We demand more small phones!
I have a confession to make.
I'm lucky to work with some of the most vigorous news editors in the mobile technology world here at NotebookCheck. They're the kind of people who buy the newest, hippest, most cutting-edge devices on a whim, just so they can take benchmarks and share with us the most interesting and mundane features available on modern smartphones and laptops. Yet, every day when I walk out of my house, I carry in my pocket a phone that was released a full three years ago.
I wasn't always like this. A few months after the Motorola Moto Z3 was released, I swooped in on the then-advanced device quite quickly, excited to play plenty of new mobile games, as well as a large handful of vintage ports via emulation. I was fully entrenched in the big-screen, big-battery, big-performance rhetoric that still fills the scene today. Then, one fateful night, as I walked into an underground wine and jazz bar in London, a seemingly friendly bystander noticed that my fancy handset was sticking out of my pocket by at least an inch.
Naturally, I didn't even begin to notice as the glib stranger snatched the device from my pocket. My fancy and gigantic phone was stolen.
I went to the local EE store and bought the cheapest phone I could find, and it just so happened to be incredibly small. I believe it was an Alcatel U3, and it was so remarkably underpowered that it couldn't actually do anything aside from send text messages, and even that took a while. I then spent several days researching phones, crunching numbers, and measuring my pockets and the various compartments in my messenger bag. This research ultimately resulted in the purchase of a Sony Xperia XZ1 Compact.
The Sony XZ1C, as it is sometimes known, utilizes the Snapdragon 835 chipset along with 4 GB of RAM, a 720p display with a 16:9 aspect ratio, and 32 GB of internal memory plus a microSD card slot. As far as living up to the "compact" part of its name, it measures 129 mm tall, 65 mm wide, and a scant 9.3 mm thick. You know what else it has? A headphone jack. It runs Android 9 and, to this very day, has never spent more than a split second to complete any task I have asked of it. In fact, I dropped it in a gutter and stepped on it a year ago (by accident, of course), and liked it so much I bought another the next day - and it cost me the equivalent of US$200.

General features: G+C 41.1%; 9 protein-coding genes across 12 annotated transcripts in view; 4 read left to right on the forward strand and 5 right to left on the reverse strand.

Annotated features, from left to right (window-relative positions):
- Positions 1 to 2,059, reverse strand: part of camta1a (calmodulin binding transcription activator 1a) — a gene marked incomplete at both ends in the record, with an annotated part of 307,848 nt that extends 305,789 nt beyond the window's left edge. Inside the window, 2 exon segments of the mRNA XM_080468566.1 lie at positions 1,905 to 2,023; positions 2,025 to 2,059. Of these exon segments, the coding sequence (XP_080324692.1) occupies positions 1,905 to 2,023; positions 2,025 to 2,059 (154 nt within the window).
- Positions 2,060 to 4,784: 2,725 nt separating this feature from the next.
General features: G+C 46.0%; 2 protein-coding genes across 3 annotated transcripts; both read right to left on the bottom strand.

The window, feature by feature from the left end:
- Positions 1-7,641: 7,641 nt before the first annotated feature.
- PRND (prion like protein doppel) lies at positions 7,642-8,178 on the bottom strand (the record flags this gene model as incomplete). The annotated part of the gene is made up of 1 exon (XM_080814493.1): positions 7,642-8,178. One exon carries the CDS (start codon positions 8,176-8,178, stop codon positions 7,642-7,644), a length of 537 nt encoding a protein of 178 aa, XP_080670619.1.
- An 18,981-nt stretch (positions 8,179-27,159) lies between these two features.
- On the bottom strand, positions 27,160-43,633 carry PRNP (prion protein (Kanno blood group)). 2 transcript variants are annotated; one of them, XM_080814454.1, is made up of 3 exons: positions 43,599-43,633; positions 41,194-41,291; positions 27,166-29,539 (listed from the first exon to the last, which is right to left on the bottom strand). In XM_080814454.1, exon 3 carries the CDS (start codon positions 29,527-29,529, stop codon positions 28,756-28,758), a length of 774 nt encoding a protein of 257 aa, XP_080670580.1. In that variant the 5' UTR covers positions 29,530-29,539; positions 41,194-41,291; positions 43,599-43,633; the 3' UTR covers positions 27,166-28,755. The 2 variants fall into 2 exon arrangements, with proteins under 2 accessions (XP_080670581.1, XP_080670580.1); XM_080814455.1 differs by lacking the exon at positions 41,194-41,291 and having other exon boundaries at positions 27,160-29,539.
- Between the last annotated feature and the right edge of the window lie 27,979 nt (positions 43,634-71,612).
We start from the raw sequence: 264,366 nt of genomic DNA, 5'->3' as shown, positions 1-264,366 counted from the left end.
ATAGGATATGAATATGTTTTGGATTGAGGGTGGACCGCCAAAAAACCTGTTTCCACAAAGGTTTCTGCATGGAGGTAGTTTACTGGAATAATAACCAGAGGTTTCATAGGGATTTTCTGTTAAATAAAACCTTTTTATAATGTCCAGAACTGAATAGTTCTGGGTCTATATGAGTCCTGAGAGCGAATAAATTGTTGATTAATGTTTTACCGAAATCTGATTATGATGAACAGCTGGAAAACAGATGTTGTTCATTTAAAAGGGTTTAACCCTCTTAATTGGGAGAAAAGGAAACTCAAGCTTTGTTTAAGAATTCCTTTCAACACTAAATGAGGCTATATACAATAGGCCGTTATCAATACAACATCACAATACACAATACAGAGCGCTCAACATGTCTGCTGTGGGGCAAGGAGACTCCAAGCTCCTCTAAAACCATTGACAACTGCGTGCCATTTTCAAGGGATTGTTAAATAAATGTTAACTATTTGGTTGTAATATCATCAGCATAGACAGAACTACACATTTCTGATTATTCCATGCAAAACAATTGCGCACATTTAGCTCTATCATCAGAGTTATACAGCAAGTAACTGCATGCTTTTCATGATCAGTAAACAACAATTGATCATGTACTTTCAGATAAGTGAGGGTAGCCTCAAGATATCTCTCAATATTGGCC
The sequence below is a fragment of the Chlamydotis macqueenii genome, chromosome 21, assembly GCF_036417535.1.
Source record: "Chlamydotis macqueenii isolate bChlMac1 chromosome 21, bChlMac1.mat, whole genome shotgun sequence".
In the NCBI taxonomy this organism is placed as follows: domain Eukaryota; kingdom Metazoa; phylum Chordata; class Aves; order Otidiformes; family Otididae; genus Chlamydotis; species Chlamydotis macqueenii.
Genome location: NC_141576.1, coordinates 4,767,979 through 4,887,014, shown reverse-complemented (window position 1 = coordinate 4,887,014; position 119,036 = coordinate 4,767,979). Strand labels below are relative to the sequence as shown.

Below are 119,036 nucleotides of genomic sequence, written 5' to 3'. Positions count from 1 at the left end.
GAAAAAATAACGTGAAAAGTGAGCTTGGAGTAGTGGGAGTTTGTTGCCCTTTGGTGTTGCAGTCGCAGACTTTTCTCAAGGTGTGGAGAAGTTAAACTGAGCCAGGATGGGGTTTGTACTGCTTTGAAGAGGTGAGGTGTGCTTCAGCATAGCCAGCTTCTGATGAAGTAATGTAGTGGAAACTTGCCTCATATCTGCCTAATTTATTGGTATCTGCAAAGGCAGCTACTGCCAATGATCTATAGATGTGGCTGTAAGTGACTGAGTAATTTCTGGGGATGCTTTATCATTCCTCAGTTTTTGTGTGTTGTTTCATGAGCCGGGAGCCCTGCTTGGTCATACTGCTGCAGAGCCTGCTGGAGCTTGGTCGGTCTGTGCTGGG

But I'm not telling you this story just to opine about the olden days, or to brag about my tiny mobile device. The big problem is - and I know at least some of you feel the same way - that there are, quite simply, no smartphones like this available today. Would I enjoy having something with a little bit more internal storage, or perhaps a camera that's actually above average? Of course. What good, though, is something that won't fit in my bum bag, my pocket, or the zippered pouch in that messenger bag I take everywhere?
I understand that including today's hottest and most advanced technology takes space, and the batteries and cooling needed to run that tech take up even more room. There is nothing, however, that really even comes close to my three-year-old Xperia in terms of size. Why not? Am I taking crazy pills? Where are all the compact phones?
The state of small devices
Manufacturers seem to think they have this corner of the market covered. Of course, I will grant that the 2020 iPhone SE, for example, isn't huge (138 mm x 67 mm x 7.3 mm), and it offers decent bang for the buck - in the USA, that is. The cost jumps considerably if you're living in the EU, due to both a higher sticker price, and the applicable VAT. Like many Android users, though, I'm just not ready to switch to iOS. Furthermore, Apple's notorious refusal to allow for microSD storage makes its products non-starters for myself and many others. Remember, not every part of the world has unlimited, high-speed data, and anyone who listens to a huge variety of music will understand that even 128 GB can be relatively easy to fill up with 320 Kb/s recordings.